1) The Modern Married Dad: Like most young, urban men, these dads are constantly plugged in. They have multiple devices (PC, tablet, smartphone) and one, or more, is never far from reach. Like their partners, they are active social media users. There are 3.6 million Canadian men, between the ages of 30-39 on Facebook, over 394,000 of them are fathers and in a relationship. Unlike their partners, though, they use social media to observe. They will follow brands that they truly love, but are not the type to engage in contests or promotions.

2) The State-of-the-Art Single Dad: Slightly older than the Modern Married Dads, these dads also have a very different set of responsibilities. They have less time than the other group of dads, so spend less time online and on social for personal reasons, but still use multiple devices for news, shopping, information and business. They are also heavy TV watchers, and favour sports and news.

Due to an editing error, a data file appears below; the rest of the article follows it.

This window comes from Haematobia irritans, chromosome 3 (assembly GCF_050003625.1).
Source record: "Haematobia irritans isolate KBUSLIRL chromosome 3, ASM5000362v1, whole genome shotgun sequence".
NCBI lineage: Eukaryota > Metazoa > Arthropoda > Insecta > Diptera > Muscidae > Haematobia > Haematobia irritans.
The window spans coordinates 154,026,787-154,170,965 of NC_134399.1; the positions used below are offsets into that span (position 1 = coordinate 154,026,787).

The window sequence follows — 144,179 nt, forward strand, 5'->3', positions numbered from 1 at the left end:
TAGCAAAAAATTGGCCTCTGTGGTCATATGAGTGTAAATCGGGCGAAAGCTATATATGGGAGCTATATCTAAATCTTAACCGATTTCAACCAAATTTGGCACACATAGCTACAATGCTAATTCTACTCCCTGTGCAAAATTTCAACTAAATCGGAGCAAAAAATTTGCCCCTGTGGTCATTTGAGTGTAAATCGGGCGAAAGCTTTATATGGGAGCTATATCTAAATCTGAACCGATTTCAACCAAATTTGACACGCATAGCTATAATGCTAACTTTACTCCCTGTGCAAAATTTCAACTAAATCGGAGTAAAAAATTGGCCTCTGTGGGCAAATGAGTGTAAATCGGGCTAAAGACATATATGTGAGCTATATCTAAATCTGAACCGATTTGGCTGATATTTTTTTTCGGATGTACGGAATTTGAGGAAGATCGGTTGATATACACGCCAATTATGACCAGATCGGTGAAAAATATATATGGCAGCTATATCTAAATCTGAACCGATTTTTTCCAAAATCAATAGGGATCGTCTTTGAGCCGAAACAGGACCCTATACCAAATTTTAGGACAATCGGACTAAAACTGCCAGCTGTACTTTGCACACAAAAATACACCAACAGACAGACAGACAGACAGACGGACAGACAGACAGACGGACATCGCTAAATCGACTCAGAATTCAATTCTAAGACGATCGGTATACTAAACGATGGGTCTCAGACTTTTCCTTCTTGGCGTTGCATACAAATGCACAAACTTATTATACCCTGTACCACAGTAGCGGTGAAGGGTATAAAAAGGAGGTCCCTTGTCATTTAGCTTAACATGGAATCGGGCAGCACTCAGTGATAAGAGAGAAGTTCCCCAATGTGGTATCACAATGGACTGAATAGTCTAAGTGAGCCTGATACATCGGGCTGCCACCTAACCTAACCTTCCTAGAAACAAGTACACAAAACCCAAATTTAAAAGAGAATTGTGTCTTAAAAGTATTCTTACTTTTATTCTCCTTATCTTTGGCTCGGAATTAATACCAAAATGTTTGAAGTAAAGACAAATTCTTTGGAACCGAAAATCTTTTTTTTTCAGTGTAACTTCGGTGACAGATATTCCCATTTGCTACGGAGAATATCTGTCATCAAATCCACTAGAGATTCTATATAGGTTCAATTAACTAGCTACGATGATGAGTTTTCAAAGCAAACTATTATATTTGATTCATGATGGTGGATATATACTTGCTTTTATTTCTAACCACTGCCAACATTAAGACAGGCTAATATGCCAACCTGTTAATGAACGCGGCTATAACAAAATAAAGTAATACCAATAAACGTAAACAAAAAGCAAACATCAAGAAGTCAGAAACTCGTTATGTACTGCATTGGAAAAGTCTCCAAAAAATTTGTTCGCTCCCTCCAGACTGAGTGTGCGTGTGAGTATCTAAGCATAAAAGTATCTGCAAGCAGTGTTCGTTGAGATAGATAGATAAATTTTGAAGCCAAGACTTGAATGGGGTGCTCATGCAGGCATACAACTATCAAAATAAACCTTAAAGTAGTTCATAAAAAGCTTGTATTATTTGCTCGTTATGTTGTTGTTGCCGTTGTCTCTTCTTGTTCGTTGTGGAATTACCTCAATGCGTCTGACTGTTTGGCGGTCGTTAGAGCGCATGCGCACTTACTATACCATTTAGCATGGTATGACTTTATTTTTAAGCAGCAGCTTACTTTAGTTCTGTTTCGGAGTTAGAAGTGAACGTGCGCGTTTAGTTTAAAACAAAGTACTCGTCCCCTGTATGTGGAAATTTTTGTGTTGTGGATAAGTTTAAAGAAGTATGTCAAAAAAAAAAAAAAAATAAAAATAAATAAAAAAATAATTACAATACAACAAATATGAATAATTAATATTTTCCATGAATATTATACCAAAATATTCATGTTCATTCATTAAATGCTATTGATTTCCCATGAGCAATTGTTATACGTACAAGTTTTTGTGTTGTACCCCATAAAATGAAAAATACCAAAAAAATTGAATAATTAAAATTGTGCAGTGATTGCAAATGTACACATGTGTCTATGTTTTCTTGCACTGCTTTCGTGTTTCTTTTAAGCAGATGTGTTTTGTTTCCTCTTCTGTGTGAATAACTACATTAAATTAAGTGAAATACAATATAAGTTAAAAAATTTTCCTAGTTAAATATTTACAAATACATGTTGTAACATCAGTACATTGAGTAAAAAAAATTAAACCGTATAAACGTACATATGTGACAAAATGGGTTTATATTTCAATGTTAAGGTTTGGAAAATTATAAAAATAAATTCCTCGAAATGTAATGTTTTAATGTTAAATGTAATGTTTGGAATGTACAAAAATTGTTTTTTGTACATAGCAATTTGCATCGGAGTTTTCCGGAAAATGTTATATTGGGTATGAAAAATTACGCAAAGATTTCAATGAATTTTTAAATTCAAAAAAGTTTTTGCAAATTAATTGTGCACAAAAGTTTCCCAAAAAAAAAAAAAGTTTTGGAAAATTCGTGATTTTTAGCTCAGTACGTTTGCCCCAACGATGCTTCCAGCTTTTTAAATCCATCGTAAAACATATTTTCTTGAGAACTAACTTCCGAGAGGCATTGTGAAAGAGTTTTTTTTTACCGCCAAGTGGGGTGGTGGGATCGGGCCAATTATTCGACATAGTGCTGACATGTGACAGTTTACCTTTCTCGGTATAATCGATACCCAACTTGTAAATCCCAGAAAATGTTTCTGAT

Regardless of who, or where, they are, a key similarity between these two types of dads is their growing resentment of mom-centric marketing. This was evidenced by the response to two recent ad campaigns by two CPG giants. The first, from Procter & Gamble, was entitled “Thank You, Mom”. It was developed for the 2012 Olympics and focused on all the hard work that moms put in to help raise Olympic athletes. Because of the campaign’s positive tone, it was successful, but that didn’t stop dads from around the world flooding message boards and comment sections with their disappointment of being portrayed as second-class. The second, from Huggies, took a far more negative tone in presenting the “Dad Test”, which left dads alone for five days while mom went off to be pampered. The premise was to see just how poorly the dads would fair when left to their own resources. A tidal wave of online petitions, Facebook comments and Twitter Posts forced Huggies to pull the campaign and issue an apology to dads everywhere.

The message is clear: these new dads exist and they are ready to be recognized. This may require some changes to your communications strategy, but faster you bring them into the fold, the larger the lead you’ll have on your competition.